Jackson also kept up his podcast throughout 2020—including during his chemotherapy and radiation treatments for colon cancer—interviewing club members about the effects of the pandemic on their community. “Now I’m more concerned with the health of the people,” he said. Jackson worried about “major depression” and “financial burden” caused by the pandemic, and he became a key intermediary in local relief efforts. Working with the mutual-aid parading group Krewe of Red Beans, he helped connect local culture bearers with free home-delivered groceries, as well job opportunities for out-of-work second line musicians and craftspeople. 

Jackson helps deliver free groceries during lockdown as part of the Krewe of Red Beans’ mutual-aid initiative Feed the Second Line. (Photograph by Ryan Hodgson-Rigsbee, courtesy of the artist)

Jackson was an ideal intermediary between the second line community and the wider world because “he lived it—that was his thing,” said DJ Ro. “Somebody who was authentic and actually out there. He bridged the gap with that.”

He lived just long enough to see the finished version of the book Dancing in the Streets. He had loaned an item to THNOC for the book’s companion exhibition—a drum belonging to his grandfather Andrew Jefferson, who played for the Olympia Brass Band—and he was able to see the show when it opened in February, but by the time it closed, in June 2021, he was too sick to attend the closing party. He spent the remaining months of his life in the hospital and hospice care. If he'd lived another month longer, he could have witnessed the official return of the second line season.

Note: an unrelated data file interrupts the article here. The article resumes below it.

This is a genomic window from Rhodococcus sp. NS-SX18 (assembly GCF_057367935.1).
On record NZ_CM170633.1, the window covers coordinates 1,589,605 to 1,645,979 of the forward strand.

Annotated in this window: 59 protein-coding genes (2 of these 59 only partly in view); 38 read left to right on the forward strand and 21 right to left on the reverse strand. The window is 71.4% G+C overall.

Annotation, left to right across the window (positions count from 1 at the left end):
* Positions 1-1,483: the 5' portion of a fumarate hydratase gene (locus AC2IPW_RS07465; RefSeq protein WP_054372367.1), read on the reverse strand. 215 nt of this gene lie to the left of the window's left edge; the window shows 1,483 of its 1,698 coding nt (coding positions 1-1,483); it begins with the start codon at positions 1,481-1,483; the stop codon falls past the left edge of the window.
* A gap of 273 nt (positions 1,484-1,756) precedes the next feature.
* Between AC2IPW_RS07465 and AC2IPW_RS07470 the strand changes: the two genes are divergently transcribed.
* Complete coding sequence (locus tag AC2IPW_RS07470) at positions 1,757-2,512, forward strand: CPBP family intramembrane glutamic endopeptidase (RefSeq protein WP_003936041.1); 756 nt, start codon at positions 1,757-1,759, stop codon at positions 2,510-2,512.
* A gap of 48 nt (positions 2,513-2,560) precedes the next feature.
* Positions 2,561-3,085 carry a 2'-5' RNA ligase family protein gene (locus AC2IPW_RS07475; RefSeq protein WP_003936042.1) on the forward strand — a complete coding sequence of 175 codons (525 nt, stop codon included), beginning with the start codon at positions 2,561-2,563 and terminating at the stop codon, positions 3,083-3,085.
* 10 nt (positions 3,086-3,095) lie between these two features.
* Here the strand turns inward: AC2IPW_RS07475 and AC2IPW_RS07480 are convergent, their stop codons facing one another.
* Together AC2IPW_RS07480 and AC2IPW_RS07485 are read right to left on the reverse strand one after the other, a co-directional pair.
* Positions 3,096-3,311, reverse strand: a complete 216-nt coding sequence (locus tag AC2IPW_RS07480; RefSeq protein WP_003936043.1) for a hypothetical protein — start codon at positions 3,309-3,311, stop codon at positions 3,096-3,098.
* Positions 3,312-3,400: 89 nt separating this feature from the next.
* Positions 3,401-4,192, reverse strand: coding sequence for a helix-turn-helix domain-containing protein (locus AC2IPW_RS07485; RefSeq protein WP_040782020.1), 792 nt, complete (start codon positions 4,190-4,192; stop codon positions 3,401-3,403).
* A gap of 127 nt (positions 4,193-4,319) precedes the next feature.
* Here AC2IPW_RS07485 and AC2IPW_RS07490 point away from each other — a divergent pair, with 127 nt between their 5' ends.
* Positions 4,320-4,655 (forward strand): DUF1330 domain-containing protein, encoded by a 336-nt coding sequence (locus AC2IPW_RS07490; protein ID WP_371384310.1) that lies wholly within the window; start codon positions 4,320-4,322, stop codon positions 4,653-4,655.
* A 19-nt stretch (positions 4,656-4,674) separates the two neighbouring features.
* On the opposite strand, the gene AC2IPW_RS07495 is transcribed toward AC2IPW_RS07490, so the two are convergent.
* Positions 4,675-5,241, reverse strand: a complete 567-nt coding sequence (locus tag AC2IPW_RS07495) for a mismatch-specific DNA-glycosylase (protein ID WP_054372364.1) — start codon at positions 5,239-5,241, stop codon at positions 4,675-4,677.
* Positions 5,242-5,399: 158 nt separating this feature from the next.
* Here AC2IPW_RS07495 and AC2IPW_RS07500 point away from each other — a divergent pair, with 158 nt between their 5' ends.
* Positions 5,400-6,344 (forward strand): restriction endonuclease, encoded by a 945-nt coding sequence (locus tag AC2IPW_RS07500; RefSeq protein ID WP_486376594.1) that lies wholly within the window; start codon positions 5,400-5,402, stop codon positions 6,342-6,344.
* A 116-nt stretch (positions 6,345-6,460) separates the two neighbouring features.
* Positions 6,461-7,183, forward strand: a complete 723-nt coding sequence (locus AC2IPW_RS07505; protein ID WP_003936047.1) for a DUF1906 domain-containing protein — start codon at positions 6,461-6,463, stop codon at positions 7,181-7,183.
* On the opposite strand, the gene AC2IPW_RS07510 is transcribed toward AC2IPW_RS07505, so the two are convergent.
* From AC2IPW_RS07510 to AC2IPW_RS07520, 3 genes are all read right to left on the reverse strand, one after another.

Standing with his oncology team at University Medical Center, Jackson rings the bell to celebrate the completion of his treatments for colon cancer in early 2021. Complications followed, however, and in June he was hospitalized, later transferring to hospice care. (Photograph courtesy of DJ Ro)

At first, Jackson didn’t want anyone to visit him in the hospital. Ever the upbeat entertainer, “he didn’t want people to see him like that,” Ro said. Jackson’s brother and sister-in-law eventually convinced him that social visits would do him good, and from then on his daily visitor quota at the hospital was full, as friends and colleagues came to say goodbye. Ro would play music on his phone for Jackson as he requested favorite songs, such as Rebirth Brass Band’s version of “Lord, Lord, Lord, You Sure Been Good to Me.”

After his death, an outpouring of condolences flowed both locally and from WWOZ’s far-flung listener base. Informal neighborhood second lines were held in his honor for days afterward. The funeral was filled to capacity, and “the whole neutral ground, under the interstate by the funeral home, was full, like a second line Sunday,” Ro said. “When we walked out there, as pallbearers, it was an unforgettable moment, because there were so many people who came out to show love to Action. It showed you how impactful he was to the community. He would have eaten that up.”

Funerals may be for the living more than the dead, but Ro believes that Jackson got to appreciate the extent of his influence before he left this world. His show lives on: community journalist India Sever, who grew up in the second line tradition and has been a hub of information about the scene for years, has taken over as host of Takin’ It to the Streets. Jackson's faith in the power of music and storytelling to reach people fueled his work every time he spun a record, interviewed a community member, or sent a shout-out.

“That’s where the true talent come in, how you can intertwine a life message from the last track or the track that’s about to play; you segue into it,” Ro said. “It do something deep in a person emotionally. That’s the whole point of the DJ-MC-entertainer aspect: when we go to work, we’re spreading joy to the people, and he was good at that.”

Pallbearers emerge from Professional Funeral Services on North Claiborne Avenue carrying Jackson’s casket on August 19, 2021 (clockwise from front left: George Dorsey, Melvin McKenzie Sr., Roland “DJ Ro” Watson, Edward Parker, Michael Gillespie, and Melvin McKenzie Jr). The service was filled to capacity, and a large crowd awaited outside to honor the beloved DJ’s homegoing. (Photograph by Ryan Hodgson-Rigsbee, courtesy of the artist)